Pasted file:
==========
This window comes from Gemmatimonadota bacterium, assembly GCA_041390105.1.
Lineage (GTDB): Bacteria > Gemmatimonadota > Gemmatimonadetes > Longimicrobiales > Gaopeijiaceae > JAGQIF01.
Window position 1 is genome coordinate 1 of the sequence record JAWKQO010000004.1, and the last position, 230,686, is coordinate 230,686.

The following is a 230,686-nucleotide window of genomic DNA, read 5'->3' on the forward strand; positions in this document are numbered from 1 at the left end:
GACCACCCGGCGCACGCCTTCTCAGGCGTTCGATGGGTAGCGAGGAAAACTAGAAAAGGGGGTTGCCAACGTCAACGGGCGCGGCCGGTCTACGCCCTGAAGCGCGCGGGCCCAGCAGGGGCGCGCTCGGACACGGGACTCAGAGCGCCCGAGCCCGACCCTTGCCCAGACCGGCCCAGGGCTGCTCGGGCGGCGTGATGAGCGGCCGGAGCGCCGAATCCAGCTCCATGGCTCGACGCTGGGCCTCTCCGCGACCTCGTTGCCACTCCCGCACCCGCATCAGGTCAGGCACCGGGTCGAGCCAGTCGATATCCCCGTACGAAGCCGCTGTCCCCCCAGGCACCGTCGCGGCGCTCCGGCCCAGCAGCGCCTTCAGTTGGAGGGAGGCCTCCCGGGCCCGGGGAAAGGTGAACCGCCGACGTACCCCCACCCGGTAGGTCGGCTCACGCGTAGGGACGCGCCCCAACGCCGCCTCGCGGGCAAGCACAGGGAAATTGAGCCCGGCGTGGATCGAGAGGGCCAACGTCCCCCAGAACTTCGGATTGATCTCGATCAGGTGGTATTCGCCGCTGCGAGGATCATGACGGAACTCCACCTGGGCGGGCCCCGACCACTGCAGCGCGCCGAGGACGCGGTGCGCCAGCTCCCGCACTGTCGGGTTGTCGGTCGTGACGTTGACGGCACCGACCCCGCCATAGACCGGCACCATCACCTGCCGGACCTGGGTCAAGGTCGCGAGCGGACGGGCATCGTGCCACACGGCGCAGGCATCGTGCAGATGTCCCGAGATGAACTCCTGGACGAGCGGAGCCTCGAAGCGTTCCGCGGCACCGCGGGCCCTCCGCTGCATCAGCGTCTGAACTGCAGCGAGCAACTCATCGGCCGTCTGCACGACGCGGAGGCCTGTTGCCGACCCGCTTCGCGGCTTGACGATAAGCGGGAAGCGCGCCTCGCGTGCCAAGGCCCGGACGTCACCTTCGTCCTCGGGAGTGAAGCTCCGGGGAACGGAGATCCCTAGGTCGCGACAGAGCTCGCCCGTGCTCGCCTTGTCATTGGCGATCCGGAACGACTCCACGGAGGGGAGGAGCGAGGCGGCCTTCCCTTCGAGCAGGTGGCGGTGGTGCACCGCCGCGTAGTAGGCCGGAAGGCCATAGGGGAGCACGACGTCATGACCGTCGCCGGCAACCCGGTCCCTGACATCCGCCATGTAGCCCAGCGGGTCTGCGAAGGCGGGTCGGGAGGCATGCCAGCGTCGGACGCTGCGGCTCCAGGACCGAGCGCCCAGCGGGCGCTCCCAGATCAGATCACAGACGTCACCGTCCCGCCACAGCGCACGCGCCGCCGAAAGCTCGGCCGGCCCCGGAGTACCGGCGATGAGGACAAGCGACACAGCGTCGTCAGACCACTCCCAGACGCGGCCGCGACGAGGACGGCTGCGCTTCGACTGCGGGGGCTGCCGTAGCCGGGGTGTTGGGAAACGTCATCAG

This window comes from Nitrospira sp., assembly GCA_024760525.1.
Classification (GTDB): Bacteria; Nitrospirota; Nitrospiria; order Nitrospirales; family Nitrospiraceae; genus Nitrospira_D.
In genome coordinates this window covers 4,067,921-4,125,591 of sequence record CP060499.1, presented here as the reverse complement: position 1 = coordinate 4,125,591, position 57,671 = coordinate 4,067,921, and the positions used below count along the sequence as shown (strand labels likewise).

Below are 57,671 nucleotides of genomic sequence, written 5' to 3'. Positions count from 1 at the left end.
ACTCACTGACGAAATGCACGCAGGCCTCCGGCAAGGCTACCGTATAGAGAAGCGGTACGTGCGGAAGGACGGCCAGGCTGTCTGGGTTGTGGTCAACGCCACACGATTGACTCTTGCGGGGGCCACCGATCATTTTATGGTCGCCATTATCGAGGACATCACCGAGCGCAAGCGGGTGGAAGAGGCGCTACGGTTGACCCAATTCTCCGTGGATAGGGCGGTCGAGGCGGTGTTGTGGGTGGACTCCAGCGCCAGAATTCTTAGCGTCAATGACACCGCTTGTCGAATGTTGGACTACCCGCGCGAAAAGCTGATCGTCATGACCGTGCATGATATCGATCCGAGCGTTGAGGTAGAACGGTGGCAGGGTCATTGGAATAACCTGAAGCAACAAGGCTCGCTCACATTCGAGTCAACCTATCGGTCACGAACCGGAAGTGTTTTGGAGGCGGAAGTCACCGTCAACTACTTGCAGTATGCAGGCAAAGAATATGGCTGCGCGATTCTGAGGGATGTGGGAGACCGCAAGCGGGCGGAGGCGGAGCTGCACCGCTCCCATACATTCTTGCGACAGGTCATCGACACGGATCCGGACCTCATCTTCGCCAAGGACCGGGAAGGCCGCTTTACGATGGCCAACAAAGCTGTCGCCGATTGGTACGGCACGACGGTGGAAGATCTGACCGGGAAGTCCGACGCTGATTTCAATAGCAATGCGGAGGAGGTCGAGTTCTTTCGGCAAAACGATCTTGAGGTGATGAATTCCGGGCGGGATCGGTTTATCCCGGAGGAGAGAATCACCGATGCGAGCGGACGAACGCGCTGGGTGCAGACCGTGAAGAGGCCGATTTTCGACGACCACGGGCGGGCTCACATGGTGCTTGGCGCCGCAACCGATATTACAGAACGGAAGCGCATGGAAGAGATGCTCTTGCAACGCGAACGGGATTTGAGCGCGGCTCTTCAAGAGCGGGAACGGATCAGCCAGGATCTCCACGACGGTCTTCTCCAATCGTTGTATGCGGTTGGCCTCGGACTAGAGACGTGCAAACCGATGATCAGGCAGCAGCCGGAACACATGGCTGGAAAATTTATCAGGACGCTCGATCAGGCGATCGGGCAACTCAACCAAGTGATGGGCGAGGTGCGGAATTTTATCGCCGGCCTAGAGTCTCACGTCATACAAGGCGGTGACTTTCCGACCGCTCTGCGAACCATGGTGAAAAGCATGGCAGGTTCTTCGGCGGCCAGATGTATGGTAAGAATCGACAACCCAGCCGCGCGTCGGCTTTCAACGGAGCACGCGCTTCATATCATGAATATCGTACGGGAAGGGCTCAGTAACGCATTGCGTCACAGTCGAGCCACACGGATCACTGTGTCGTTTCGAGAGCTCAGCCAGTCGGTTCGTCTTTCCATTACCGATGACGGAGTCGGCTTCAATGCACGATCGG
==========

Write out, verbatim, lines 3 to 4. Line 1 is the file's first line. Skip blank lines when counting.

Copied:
Window position 1 is genome coordinate 1 of the sequence record JAWKQO010000004.1, and the last position, 230,686, is coordinate 230,686.

The following is a 230,686-nucleotide window of genomic DNA, read 5'->3' on the forward strand; positions in this document are numbered from 1 at the left end: